City Manager Summary: This applicant is one of the two that were vying for the “tenth” video-gaming license and the allowance provided in Ordinance 2019- 072 that was approved on October 28. Lacey’s Place was originally issued a liquor license and video gaming license in April 2016. Lacey’s Place never opened for business and surrendered their license with the City in December 2018. In June 2019, an applicant came forward to re-open Lacey’s Place as a video gaming establishment; however, the applicant did not have full approval by the property owner and eventually withdrew his petition. Because there will be a new owner and operator, the present applicant must re-apply for a liquor and video gaming license and obtain the appropriate zoning for the site. The applicant has indicated that a name change will be made.

The subject site is 7.26 acres and includes the building where the video gaming establishment will be located, a parking lot and two other freestanding buildings. The tenant space for the proposed establishment is about 2,000 square feet and substantial work has occurred inside the space in order to accommodate the proposed use. Other tenants in the building are Carniceria Super Market, Evolve Fitness, the US Census Bureau Office, Hearing Help Plus, and Sherwin Williams. Adequate parking is provided, the parking lot is striped, and all handicap signage is in place. The property owner did complete some landscaping improvements on the site in 2017 in conjunction with the installation of new parking lot lighting fixtures.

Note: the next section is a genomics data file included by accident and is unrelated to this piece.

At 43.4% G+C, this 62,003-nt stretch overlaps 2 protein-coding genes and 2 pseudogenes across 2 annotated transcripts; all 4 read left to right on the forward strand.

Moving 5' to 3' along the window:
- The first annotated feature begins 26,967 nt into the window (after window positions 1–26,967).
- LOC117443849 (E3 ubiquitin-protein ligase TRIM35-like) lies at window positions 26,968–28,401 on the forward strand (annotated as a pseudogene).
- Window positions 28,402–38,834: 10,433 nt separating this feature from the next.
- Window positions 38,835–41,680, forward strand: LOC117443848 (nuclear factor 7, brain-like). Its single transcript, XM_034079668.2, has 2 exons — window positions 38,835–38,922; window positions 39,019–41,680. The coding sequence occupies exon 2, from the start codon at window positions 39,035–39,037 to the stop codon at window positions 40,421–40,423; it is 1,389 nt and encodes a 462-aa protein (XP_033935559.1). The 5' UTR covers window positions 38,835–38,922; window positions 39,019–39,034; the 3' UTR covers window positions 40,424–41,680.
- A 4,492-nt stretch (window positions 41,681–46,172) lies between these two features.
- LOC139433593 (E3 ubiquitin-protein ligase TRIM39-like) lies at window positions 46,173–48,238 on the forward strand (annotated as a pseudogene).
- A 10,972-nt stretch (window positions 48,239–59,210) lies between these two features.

The applicant is proposing to have the video gaming establishment open seven days a week and to adhere to the hours allowed for a video gaming establishment in the City Liquor Code. The Code allows the following operating hours: Monday-Wednesday 6:00 a.m. to 1:00 a.m., Thursday-Saturday 6:00 a.m. to 2:00 a.m., and Sunday 10:00 a.m. to 1:00 a.m.

The Planning and Zoning Commission held a public hearing regarding the petition at their meeting on November 6. By a vote of 4 to 1 (Chair Doe voted no and Commissioners Buckley and Wright were absent) the Commission recommended approval of a rezoning from the ‘GC” General Commercial District to the “PD-C” Planned Development Commercial District for the subject site located at 1704 Sycamore Road to allow for a video gaming establishment per the conditions and standards identified in the background to this item.

City Council approval of the Planning & Zoning Commission recommendation is requested. (Click here for further information)

M. Reports and Communications

1. Council Member Reports

2. City Clerk Report

3. City Manager Report

N. Executive Session

Approval to Hold an Executive Session in Order to Discuss:

1. Personnel as Provided for in 5 ILCS 120/2(C)(1).

2. Purchase or Lease of Real Property as Provided for in 5 ILCS 120/2(C)(5).

O. Adjournment

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City of DeKalb City Council